Archives for the month of: November, 2012

“You have four options,” I told her this afternoon, after I put away the Costco tub of pretzels, from which she had consumed, at a modest estimate, twenty shorty pretzel rods. “You can have some carrots, some celery, a banana, or an apple.”

Using her right fingers to make sure her left fingers did what she wanted, she lifted three fingers and said, “You have [double checking her fingers] three options. You can have a hotdog, a hambuh-ger, or a chee-buhger.”

I laughed and hugged her, and we split a banana with peanut butter.

I think we’ll have cheeseburgers tomorrow.

When she wears her cheery red robe (see previous post), I feel like she’s auditioning for a Christmas pageant. All she needs is a shepherd’s crook or a small sheep, and she’d be a shoe-in.

Unfortunately, her face is trying to match her robe. When we were in Idaho, I thought it was as dry as it could be; humidity wasn’t high on the panhandle’s list of priorities. It seems that we’ve found somewhere just as drying (it rains a lot more, so I know humidity exists – it’s not the tooth fairy!). Her cheeks have thick vertical stripes of dry skin. With the naps she has skipped in the past week plus (this started last Wednesday, and today is Thursday) and the path her more frequent tears take, it also seems that her skin is a mirror of her sleep state. Tonight, even her eyelids were rosy, making the stripes longer, the look sadder. You know this look: it adorns the faces of college students at the end of exam week or a driver at the end of a too-long road trip. She’s exhausted, but again today, she wouldn’t nap. How long can this last?

I guess her face is trying to prepare for the audition, too. I just hope she’ll nap once try-outs are over.

When we lived in Austin, we knew a little girl at church named Julia. She used to dress herself, and she picked outlandishly wonderful things that combined to make outfits that were part fairy tale and part beach vacation.

My daughter is learning to make her own fashion choices as well. Her Crocs and her Merrells – and other shoes she can put on herself – often jauntily adorn the wrong feet, giving her a duck-footed look.

Does putting shoes on the wrong feet affect the direction you take in life?

She wore her new little bathrobe today, and she loved it, fiddling with the ribbon which kept it together.

Feeling sporty in her robe

This past week, tutus have been her favorite item of clothing, and she likes to add them to any outfit, as naturally as one might put on socks before shoes. Orngin, pink, or yellow – yes, please! Spinning around is much more fun with one than without.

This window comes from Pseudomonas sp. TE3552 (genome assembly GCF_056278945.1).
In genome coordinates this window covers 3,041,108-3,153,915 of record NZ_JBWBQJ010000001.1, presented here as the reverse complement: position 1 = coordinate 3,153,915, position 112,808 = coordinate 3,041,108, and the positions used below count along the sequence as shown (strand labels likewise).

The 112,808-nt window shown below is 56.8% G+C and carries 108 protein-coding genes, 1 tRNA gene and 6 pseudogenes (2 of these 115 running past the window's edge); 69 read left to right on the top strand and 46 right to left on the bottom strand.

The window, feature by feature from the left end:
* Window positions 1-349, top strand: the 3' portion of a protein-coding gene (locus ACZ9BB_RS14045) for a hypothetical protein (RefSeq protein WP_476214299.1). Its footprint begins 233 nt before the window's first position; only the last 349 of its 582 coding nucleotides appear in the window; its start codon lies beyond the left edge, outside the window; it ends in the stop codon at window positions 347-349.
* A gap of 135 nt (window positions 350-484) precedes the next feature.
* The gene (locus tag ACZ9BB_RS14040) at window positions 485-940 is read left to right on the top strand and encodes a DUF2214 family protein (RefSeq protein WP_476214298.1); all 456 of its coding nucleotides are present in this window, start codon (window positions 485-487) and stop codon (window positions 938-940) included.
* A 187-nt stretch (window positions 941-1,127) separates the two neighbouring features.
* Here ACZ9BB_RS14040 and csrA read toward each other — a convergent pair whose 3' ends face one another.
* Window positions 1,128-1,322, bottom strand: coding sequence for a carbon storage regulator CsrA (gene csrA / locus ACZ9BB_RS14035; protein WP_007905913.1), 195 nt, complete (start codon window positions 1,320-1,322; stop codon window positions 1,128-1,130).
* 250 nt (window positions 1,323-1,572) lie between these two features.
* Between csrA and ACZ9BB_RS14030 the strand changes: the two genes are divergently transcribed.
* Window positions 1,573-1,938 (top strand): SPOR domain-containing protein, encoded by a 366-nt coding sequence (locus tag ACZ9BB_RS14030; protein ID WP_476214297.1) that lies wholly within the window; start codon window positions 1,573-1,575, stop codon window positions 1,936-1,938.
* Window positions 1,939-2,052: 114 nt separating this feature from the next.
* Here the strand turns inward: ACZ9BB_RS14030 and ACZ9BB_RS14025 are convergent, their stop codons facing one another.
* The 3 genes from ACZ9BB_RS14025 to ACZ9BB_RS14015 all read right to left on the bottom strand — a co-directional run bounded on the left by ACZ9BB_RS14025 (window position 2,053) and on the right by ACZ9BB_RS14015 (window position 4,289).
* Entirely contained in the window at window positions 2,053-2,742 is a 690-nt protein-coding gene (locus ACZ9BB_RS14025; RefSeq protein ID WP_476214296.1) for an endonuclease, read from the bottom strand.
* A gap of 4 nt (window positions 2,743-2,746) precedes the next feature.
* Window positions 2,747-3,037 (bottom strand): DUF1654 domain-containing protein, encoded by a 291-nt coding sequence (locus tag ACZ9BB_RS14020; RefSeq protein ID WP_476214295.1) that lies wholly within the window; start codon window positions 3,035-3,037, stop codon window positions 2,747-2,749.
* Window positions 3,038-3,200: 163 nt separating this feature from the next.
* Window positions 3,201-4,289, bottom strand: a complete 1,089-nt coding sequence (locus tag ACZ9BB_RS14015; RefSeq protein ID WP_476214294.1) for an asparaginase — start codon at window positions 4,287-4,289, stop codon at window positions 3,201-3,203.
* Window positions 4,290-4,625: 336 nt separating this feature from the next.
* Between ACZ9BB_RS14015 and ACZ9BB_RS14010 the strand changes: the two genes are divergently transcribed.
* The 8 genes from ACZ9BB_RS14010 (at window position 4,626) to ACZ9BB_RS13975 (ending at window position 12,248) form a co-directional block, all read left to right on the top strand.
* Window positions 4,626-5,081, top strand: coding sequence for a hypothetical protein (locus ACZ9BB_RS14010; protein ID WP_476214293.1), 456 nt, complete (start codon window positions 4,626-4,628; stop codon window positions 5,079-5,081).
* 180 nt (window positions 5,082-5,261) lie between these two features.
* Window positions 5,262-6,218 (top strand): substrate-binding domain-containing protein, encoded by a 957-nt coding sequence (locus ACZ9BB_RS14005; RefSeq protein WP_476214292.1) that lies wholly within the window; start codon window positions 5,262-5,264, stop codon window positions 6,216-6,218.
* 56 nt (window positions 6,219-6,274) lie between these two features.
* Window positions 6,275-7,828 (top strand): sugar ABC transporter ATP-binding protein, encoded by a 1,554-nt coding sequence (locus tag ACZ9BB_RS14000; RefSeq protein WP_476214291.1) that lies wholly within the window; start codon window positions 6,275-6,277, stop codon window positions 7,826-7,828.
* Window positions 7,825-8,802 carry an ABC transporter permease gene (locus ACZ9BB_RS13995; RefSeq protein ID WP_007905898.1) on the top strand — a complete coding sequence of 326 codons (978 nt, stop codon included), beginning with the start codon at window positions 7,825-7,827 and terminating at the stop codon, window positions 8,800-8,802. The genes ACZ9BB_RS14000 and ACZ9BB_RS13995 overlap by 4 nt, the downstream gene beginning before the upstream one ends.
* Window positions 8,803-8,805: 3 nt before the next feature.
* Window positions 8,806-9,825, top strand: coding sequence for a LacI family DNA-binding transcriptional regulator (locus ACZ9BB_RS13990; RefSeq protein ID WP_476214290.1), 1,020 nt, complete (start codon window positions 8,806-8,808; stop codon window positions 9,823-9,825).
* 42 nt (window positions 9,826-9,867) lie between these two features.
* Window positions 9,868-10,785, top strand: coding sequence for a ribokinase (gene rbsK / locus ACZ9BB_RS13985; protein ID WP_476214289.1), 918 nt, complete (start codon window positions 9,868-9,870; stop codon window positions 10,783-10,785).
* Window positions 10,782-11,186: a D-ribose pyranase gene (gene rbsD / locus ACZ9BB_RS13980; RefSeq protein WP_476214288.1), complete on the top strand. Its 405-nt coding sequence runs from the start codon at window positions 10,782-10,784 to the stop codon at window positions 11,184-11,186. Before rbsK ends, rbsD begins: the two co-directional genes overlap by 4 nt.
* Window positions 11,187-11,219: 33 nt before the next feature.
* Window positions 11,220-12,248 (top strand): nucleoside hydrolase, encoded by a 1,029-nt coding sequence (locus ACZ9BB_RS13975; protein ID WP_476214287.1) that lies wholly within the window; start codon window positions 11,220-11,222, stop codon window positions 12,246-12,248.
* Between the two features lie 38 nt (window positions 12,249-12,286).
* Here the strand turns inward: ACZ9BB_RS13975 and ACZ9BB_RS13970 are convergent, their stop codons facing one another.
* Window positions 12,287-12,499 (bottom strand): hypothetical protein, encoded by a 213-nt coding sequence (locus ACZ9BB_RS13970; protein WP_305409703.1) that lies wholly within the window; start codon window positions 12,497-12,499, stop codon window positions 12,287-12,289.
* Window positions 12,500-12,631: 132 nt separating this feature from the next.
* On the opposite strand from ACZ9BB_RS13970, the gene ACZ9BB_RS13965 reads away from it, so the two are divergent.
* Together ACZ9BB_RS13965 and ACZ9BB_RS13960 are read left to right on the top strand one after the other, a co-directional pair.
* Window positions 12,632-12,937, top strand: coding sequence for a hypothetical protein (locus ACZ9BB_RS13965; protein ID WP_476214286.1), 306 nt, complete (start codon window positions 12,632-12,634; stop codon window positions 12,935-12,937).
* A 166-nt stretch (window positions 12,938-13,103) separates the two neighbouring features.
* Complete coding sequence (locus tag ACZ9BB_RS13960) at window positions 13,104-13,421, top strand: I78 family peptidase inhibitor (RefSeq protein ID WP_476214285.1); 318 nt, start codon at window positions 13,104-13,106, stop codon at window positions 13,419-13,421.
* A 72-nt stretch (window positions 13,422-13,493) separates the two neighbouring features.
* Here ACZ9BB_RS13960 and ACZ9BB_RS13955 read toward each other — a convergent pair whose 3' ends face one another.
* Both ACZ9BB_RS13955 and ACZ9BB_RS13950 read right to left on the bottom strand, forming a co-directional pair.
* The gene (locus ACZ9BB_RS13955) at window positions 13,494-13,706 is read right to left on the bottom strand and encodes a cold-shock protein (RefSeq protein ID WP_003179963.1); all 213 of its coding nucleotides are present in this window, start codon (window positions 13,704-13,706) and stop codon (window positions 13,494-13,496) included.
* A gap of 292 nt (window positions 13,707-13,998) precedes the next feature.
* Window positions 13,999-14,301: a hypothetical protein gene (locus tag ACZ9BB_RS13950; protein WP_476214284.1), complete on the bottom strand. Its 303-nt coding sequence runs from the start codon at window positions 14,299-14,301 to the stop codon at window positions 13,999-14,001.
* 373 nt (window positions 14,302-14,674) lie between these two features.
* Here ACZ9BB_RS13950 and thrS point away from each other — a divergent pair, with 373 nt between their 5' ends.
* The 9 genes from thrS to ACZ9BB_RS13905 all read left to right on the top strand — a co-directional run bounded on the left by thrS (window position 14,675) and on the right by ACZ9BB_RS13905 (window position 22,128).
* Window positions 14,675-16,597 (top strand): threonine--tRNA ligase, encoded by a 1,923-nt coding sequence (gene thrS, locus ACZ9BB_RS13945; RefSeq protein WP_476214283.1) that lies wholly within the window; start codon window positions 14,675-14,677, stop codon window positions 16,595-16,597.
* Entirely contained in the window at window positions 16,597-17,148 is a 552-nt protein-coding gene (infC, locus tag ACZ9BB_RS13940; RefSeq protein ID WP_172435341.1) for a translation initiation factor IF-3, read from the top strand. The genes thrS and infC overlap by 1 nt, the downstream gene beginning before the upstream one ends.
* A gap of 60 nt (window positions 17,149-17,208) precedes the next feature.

It’s the hat that really sets the tutu off so nicely.

Most of all, I love that none of this bothers her. For most adults, clothes do what they ought to: they cover us, protect us, keep us warm. For her, they’re fun, too, a kind of entertainment. I think she has the right idea…any adult-sized tutus out there, anyone??

There’s a fog that descends over you when you’re a parent. You can’t see too far behind you, you can’t see too far ahead of you; all you can see is what’s around you.

The fog was literal today, and heavy, as we drove from our town to the next. Each moment of the familiar drive was a small revelation, a lesson in attention to details. Does the road curve up ahead? What comes after this stand of trees? After the Smokehouse, how many driveways are there before the grocery store? With a visibility of five to ten yards, there was no time for anything but attentive awareness.

Taken from the blog Serendipity and its writer Paula, who got the picture from Flickr

It’s the parental state we seem to live in, too. We try to be attuned to her daily needs, to balance playing outside with down time, to be sure she doesn’t get too hungry or too thirsty, to expose her to the richness of the world. Sometimes, we try to look far ahead, but more often, we look behind. We look back at pictures from two years, one year – even six months – ago and we’re shocked. Did she really have so little hair? Were her cheeks really so much rounder? Was there really a time when she slept every two hours?? Living in the present is necessary: if we don’t notice the details of day-to-day life, we’ll miss things, both big and small.